9. Most of the popular narrative songs of the time were collected in the book Razgovori ugodni naroda Slovinskoga by friar Andrija Kacic Miosic. This book, printed in Venice in 1756., usually known by heart instead reading, was the most popular literature among the Hinterlanders. From the first edition (1756) until present time, the book was reprinted 74 time and was distributed in thousands of copies.
10. The repertoire of the long, heroic epic songs performed by guslari, the singers who accompany themselves on the gusle, a bowed single (rarely double) stringed fiddle one can found throughout the Balkans. Gusle consists of a wooden sound box covered with an animal skin, a neck and beautifully carved head. Horse-hair string, stretched along the entire length of the instrument, is bowed by the curved wooden bow with the horse-hair. Guslari, as a rule, are gifted individuals who are capable of committing to memory long narrative texts about heroes and events from the distant and not so distant past and to improvising new ones in decasyllabic verse (deseterac) (Caleta, 2000:425).
11. The Homeland War - Domovinski rat (1991-1995) is the term for the war conflict that happened on the territory of the Republic of Croatia. It was a conflict between majority of population and minority supported by Yugoslav Army.
12. Newspaper reports and my informants had the identical stories of imprisonment for the singing of unacceptable songs. Beside songs that were known as "nationalistic" songs (e.g. "Oj, ti vilo Velebita", "Marjane, Marjane") they were inventing decasyllabic couplets like:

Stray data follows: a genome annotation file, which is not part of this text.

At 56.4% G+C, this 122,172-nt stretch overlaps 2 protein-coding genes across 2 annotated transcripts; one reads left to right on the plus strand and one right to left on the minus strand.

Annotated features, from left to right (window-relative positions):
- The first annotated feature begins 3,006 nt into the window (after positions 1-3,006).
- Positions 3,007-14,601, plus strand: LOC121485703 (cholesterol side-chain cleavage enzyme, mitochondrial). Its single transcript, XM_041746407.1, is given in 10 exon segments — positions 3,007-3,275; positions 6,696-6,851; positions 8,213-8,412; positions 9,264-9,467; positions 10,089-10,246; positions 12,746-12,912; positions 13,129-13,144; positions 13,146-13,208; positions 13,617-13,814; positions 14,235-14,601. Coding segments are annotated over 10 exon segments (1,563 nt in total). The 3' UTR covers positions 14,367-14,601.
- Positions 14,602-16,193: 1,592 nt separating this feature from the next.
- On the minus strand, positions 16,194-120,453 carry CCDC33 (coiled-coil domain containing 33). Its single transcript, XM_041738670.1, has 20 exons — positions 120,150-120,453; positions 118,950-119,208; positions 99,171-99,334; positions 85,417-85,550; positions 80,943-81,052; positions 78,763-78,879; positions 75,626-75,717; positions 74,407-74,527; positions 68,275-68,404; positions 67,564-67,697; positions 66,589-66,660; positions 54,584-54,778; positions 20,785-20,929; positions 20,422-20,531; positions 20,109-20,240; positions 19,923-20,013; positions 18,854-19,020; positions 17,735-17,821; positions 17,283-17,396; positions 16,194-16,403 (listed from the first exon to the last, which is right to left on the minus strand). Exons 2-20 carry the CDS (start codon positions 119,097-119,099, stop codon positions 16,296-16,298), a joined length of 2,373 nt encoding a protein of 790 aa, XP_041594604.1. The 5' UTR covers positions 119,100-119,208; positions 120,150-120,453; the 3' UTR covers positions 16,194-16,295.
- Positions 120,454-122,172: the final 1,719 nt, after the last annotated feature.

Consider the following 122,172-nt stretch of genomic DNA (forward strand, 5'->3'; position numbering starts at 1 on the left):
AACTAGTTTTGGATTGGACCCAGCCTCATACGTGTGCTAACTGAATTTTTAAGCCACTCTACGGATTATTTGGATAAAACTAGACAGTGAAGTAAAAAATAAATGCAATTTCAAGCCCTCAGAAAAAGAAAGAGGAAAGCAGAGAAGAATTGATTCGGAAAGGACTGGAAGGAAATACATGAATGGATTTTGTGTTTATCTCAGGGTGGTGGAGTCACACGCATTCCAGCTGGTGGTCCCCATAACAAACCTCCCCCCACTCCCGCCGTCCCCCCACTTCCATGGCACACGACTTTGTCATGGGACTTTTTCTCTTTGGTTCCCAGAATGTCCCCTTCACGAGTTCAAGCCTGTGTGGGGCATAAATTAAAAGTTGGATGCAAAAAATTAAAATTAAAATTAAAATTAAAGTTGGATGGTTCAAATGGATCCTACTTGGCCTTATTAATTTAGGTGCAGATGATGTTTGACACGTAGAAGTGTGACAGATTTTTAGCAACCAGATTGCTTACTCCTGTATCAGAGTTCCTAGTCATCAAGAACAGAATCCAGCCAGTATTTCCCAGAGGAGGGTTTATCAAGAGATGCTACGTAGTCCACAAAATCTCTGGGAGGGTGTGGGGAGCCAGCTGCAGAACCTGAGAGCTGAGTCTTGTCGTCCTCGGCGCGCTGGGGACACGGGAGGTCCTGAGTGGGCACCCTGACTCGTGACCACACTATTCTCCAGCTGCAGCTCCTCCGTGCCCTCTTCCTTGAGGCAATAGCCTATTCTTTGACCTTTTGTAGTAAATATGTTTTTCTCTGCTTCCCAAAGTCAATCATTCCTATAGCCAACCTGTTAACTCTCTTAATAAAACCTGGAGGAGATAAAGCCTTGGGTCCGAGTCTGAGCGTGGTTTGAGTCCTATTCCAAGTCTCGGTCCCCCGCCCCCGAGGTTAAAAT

13. Dernek is Turkish word for the social gathering.
14. Diple is a double chanter clarinet type of instrument with idioglot single reeds, with or without a reservoir - reminiscent of the bagpipes. Air reservoir is made of animal skin attached to the wooden double chanter diple. The finger-holes on the chanter are made in various combinations from the very oldestone-part form (6:0) to the two-part combinations (6:6, 6:2, and mostly 6:3). The holes are stopped with three fingers on each hand - from the index finger downwards. The instrument is still in practice in Dalmatian Hinterland (diple), the island of Korcula (misnice) and peninsula Peljesac (mjesnice), on the northern Adriatic islands and on Istrian penninsula (mih) (Caleta, 2000:433).
15. Ganga -fest is held on first Saturday in August in the honor of Gospe od Andjela [Our Lady of Angels], the Patron Saint day of Biorine.
16. Sijavica (sijesete, mura) is a counting game known all over Mediterranean. Two players are showing to each other a number of fingers paralelly shouting Italian numbers of the sum of their fingers. Beside card playing (treseta, briskula) this is the only game accepted from their bodulo neighbors.
17. Due to the extreme changes in the life style, most of the young people are not able to "live" the music life of their predecessors. Learning methodology is not based on the direct imitation of the older singers or players. Therefore, young people are looking for the appropriate source of the older layers of their local repertoary. In many cases, the Institute of Ethnology and Folklore Research is the only place where they can find and copy the old recordings of the music of their ancestors.
18. Musical style of the Dalmatian Hinterland is just one of the many musical styles that exist in present Croatia. It is not dominant musical style or system, it is rather marginal. Therefore, population who prefers dominant music styles (either traditional and or popular) do not feel for this music to be a part of "their" music, of "their" musical heritage.